The Most Excellent Don Joseph Antonio Manzo de Velasco, Count of Superunda, Knight of the Order of Santiago, General Leutenant of the His Majesty’s Royal Armies, Gentleman of the Bedchamber and of his Royal Council. Viceroy Governor and Captain General of the Kingdom of Peru. Royal Vice-patron who rebuilt the Holy Metropolitan Cathedral of Lima, Primate See of the West Indies, ruined in the earthquake on October 28th, 1746.
Second oldest convent in the city, founded by the widow of the first mayor of the city Nicolás de Ribera y Laredo, Inés Muñoz de Ribera in 1573.
The church contained a mixed collection of 17th- and 18th century Baroque, Rococo, and classicist altarpieces. The treasures inside the convent included a series of paintings from the workshop of Zurbarán, among others.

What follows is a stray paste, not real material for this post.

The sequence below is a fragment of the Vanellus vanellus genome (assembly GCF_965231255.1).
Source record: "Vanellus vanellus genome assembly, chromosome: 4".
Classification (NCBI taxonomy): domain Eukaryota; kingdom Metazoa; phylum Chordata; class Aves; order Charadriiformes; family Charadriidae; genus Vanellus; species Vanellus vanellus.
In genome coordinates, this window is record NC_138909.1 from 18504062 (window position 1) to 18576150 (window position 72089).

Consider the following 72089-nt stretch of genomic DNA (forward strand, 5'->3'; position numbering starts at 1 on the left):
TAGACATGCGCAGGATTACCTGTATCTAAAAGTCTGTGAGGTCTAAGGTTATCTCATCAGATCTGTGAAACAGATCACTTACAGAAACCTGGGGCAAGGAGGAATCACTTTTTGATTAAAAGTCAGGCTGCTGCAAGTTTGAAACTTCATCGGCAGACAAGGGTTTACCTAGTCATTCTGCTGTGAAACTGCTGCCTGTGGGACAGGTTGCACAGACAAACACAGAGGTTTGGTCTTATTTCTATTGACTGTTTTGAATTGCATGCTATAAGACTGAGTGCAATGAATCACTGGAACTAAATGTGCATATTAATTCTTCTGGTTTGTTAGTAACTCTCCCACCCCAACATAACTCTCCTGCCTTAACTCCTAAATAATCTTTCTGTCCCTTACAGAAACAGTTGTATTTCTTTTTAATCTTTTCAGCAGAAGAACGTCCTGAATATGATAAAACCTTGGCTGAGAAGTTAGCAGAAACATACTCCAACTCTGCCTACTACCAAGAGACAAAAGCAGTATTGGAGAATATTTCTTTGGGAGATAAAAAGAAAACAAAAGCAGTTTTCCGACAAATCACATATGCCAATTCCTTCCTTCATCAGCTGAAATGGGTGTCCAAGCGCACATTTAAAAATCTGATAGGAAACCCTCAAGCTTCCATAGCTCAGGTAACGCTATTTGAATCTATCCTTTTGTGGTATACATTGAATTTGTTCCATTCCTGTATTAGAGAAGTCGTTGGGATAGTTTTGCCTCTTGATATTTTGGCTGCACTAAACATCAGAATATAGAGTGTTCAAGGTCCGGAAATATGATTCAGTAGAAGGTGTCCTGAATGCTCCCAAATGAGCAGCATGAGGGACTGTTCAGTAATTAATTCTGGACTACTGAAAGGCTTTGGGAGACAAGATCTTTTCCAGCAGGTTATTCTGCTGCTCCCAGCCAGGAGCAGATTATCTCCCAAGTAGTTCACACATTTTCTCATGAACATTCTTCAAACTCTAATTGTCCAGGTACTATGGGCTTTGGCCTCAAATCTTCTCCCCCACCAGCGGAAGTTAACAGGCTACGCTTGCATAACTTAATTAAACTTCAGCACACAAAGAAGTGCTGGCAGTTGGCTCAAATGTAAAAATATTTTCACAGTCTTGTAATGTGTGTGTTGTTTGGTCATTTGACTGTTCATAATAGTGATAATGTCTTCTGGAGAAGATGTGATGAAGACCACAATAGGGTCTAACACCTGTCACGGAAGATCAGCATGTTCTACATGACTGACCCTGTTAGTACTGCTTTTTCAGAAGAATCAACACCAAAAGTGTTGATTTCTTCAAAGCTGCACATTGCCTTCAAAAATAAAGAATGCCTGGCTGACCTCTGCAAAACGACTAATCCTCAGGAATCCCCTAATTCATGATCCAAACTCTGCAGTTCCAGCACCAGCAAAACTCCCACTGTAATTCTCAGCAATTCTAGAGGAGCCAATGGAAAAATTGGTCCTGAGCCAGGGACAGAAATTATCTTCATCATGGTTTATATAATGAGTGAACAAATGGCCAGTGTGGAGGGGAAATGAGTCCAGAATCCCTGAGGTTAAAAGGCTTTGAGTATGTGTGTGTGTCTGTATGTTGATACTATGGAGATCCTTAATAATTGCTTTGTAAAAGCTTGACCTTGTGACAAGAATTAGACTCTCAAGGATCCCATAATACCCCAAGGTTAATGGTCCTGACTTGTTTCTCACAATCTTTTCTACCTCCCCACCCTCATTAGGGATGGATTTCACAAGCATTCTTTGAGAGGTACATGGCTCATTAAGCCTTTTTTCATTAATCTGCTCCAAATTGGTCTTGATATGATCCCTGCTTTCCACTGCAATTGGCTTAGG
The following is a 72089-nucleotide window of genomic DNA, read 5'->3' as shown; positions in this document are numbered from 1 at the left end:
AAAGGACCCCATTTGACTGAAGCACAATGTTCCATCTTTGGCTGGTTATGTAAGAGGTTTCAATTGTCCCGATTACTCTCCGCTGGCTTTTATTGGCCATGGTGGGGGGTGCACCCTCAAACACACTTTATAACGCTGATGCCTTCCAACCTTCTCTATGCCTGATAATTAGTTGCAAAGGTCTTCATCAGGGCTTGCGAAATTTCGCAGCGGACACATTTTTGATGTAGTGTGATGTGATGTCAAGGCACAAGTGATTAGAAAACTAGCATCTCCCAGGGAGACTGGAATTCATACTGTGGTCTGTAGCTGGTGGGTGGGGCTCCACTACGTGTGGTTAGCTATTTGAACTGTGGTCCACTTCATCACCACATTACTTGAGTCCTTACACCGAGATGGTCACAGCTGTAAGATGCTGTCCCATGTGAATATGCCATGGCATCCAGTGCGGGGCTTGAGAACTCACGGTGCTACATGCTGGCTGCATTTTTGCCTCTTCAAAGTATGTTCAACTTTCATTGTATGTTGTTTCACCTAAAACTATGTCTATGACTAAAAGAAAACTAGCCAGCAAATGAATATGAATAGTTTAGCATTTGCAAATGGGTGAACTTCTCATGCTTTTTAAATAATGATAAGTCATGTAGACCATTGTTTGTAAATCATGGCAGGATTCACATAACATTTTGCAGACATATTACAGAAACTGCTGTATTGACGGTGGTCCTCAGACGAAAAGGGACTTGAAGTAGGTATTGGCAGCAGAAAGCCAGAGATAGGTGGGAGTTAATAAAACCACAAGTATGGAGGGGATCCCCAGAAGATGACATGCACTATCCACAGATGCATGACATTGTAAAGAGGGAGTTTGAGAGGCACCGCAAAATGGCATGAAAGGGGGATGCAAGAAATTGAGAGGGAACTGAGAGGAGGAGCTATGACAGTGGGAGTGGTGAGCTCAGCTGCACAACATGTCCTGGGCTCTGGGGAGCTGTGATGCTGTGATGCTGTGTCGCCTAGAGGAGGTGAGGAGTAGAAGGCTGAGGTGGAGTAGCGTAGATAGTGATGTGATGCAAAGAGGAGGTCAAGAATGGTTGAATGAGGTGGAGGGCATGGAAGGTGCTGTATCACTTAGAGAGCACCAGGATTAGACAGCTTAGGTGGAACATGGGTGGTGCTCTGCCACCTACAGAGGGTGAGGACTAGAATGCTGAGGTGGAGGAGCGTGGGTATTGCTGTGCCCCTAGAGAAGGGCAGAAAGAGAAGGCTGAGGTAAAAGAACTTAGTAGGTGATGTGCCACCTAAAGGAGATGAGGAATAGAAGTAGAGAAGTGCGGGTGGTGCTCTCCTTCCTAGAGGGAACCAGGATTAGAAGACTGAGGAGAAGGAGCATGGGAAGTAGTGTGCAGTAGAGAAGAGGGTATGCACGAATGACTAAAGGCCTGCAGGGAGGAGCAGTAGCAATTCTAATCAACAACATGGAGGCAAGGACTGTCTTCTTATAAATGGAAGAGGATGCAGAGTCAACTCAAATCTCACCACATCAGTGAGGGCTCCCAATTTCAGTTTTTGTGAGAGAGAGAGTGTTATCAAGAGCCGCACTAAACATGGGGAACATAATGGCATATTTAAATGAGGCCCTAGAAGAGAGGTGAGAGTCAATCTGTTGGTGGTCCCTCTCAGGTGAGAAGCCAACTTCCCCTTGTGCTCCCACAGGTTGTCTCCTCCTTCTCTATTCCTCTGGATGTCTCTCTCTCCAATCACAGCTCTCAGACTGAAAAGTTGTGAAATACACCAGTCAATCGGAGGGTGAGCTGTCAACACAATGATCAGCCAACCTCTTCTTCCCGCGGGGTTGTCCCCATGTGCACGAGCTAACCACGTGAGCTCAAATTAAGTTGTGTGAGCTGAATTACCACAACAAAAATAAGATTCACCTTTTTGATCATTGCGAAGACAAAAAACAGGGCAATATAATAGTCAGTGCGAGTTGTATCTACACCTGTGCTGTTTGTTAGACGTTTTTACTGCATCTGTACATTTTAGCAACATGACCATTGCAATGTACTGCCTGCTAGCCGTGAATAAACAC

No pictures of the choir or other areas of the convent have been made public.
The presbitery was demolished to make room for an avenue circa 1952 after the nuns were forced into accepting its destruction. The community left the convent, which was later destroyed for the construction of a mall.
From the original structure, only the tower and gate (17th century) are standing.
The only remains from the altarpieces and church furniture are a few sculptures reliefs and other elements from two retables, which were later used in reconstructions for the Metropolitan Cathedral. Part of the Conceptionist collection was moved to a new convent, but most of it is presumed lost.
The City of the Kings according to a 1688 map, engraved in Antwerp by Joseph Mulder following drawings by Mercedarian friar Pedro Nolasco Mere OdeM. The map depicts The Kings prior to the the earthquake that destroyed most of the city in 1687.